13 Jul A Look at the First Plants of the Cory Brown Memorial Dye Garden
Welcome to the new Folk...
Welcome to the new Folk...
Have you always been drawn...
[caption id="attachment_7303" align="alignleft" width="291"] Kale, Spinach, and Lettuce transfer seed starts in the Folk School Green House[/caption]
The Folk School’s vegetable garden provides organic, seasonal produce for our Dining Hall and our Cooking Studio. This time of the year, lettuce, kale, mustard greens, and collards transfer from their green house tray location to the earth. Volunteer Coordinator/Gardener Joe Baumgartner and the Work/Study crew have been busy tending to the seed starts and prepping beds since January.[caption id="attachment_8227" align="alignright" width="206"] Salad with Kale and lettuce from the Vegetable Garden[/caption]
Much of what is planted in the garden supplies and supplements the salad bowl and vegetable dishes in the Dining Hall. When you enter the Dining Hall check out the sign next to the menu board which details exactly what the Dining Hall is using from the garden each week. Next time you enjoy salad or veggies at lunch or dinner in the Dining Hall, take a post-meal stroll over to the Vegetable Garden to see what's growing.[caption id="attachment_7626" align="aligncenter" width="450"] Frances Juhlin teaches about heirloom vegetables in the Folk School Garden.[/caption]
It’s Valentine’s Day here at the Folk School. I caught up with some friends and classmates this week to hear more about what folks are doing to mark the occasion.
Karen and Paul
Karen is a second-time Folk School student who brought her husband Paul here for the first time. They did not pick this week intentionally for Valentine’s Day but are happy to be here to celebrate with the Folk School community. Karen and I are classmates in Martha Owen’s Sheep to Shawl spinning/dyeing class together, while Paul is over in the Woodturning class with Phil Colson.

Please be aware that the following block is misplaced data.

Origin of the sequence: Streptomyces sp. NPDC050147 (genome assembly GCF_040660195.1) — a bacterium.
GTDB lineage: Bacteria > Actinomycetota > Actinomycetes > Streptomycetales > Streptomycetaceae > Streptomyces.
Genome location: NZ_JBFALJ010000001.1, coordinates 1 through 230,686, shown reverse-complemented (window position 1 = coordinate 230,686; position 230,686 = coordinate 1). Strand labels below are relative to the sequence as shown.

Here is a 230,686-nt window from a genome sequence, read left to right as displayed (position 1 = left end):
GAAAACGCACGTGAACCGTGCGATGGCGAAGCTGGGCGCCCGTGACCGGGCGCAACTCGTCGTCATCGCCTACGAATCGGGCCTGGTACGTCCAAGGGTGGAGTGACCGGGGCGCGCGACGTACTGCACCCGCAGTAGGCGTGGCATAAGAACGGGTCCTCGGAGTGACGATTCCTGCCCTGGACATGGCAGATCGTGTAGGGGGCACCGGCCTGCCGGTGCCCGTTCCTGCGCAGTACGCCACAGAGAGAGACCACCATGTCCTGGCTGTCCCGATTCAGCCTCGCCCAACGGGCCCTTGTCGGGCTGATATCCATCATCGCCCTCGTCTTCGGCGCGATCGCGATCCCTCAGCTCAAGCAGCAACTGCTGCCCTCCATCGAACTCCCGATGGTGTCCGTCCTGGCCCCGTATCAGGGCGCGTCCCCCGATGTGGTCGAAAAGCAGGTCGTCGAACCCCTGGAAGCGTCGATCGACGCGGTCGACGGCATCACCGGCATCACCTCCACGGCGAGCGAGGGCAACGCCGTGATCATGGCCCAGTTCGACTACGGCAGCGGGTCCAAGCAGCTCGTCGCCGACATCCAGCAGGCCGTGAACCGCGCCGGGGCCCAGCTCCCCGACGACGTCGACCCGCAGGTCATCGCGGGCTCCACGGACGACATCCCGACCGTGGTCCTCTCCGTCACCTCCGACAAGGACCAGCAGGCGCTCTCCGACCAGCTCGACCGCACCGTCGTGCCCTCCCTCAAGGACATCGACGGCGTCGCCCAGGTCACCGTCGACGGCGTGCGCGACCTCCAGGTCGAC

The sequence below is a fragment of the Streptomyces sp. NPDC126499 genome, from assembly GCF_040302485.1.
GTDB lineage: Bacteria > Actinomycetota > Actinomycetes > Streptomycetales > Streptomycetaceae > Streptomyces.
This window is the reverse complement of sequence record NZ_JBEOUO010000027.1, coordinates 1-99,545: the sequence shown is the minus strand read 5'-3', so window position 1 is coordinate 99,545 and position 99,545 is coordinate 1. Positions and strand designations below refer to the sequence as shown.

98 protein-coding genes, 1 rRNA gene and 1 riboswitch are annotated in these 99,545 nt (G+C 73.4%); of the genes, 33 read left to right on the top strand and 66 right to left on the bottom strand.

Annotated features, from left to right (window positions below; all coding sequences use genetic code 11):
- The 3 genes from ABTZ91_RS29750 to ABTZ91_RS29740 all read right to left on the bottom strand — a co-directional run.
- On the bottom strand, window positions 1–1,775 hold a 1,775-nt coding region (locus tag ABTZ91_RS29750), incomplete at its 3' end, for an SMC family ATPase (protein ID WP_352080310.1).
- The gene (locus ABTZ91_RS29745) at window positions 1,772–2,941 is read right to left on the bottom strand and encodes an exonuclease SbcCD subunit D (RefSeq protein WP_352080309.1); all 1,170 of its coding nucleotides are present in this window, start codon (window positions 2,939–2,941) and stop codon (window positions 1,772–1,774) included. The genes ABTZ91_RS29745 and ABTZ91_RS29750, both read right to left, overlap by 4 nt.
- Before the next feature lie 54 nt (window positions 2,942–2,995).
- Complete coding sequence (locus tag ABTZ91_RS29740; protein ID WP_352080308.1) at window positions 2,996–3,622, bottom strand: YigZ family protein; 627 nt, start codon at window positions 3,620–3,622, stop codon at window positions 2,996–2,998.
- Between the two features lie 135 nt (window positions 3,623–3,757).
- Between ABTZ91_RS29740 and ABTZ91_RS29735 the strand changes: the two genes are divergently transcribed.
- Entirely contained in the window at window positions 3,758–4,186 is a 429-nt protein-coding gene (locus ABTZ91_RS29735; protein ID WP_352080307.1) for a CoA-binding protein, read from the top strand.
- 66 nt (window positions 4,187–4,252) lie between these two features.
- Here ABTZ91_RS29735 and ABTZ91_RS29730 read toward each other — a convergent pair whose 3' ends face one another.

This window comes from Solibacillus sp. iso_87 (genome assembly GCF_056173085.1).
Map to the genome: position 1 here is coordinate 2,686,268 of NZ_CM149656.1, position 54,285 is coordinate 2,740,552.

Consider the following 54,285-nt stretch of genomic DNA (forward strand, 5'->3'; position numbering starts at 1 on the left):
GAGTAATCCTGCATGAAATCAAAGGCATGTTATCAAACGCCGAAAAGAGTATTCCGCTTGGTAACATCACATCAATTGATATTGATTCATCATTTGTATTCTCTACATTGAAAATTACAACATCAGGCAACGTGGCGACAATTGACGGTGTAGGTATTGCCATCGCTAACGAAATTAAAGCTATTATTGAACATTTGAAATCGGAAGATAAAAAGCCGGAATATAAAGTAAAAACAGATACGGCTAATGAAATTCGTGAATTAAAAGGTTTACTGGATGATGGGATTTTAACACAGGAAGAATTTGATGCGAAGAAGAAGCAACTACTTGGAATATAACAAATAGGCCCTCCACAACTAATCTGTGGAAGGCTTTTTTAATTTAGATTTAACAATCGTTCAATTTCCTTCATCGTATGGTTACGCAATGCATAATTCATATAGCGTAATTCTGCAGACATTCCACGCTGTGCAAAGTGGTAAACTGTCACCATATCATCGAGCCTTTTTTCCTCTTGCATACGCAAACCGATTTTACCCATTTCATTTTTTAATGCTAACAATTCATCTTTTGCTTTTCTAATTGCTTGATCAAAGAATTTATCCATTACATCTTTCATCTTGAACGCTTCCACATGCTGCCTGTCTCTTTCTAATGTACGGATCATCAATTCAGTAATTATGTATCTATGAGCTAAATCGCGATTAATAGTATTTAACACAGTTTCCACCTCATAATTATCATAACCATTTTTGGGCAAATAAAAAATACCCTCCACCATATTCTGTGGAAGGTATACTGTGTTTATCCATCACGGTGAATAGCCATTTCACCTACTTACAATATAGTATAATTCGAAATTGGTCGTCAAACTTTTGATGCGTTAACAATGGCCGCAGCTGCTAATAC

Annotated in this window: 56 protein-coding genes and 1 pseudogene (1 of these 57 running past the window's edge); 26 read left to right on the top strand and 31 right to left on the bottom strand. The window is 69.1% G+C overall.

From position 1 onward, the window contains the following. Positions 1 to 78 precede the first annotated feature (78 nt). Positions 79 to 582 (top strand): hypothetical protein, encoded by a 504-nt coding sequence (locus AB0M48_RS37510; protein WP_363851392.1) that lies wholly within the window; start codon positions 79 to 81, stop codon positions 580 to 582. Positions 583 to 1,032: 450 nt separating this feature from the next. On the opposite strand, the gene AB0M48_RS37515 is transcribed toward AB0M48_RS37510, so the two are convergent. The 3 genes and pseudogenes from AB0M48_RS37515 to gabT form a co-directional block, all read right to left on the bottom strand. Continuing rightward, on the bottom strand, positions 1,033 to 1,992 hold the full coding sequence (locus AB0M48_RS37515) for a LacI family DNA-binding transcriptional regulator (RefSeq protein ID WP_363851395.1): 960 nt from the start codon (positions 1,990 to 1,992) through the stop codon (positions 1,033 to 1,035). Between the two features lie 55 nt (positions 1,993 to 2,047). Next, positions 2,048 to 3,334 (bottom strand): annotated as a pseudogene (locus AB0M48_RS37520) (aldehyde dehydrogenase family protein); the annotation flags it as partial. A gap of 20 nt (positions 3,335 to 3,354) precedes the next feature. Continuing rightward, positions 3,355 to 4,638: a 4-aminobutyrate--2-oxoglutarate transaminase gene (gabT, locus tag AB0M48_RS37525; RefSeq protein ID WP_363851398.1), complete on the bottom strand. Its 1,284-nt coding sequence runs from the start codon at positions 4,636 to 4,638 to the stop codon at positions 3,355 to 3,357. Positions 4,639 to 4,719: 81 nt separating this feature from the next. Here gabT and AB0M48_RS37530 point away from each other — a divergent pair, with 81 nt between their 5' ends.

Karen: I loved it here and knew he would love it too. So we looked through the catalog and found a week where we could be here and work on stuff together.
Leah: So between the two of you, who is craftier?
Paul: She is.
Karen: I might be more artistic, but Paul’s an engineer. He is into figuring out how stuff works and making beautiful things that function well.
Leah: What are you learning this week that you will take home with you?
Paul: In wood turning, you have to concentrate hard for short amounts of time and then stand back and watch to see the potential emerge. I think that’s something I am taking away from this week that applies in our life.
Karen: (laughs) So you concentrate on me for short periods of time??
Paul: (laughs) Yes – and then all the potential emerges.
Karen: I think the way we are spending time with each other this week is really reflective of how we want our lives to be, so it’s a good way to practice what to prioritize.
Leah: That’s beautiful you guys. However, I actually meant – what are you literally taking home for each other?!
Paul: I am making some spinning tools, and a bunch of stuff for our home. And I am working on a special thing that I haven’t told her about yet.
Karen: I am learning a bunch of techniques. I don’t know how much knitting I am going to get done, but eventually these techniques will turn into sweaters. Or socks.
AARP has written an article...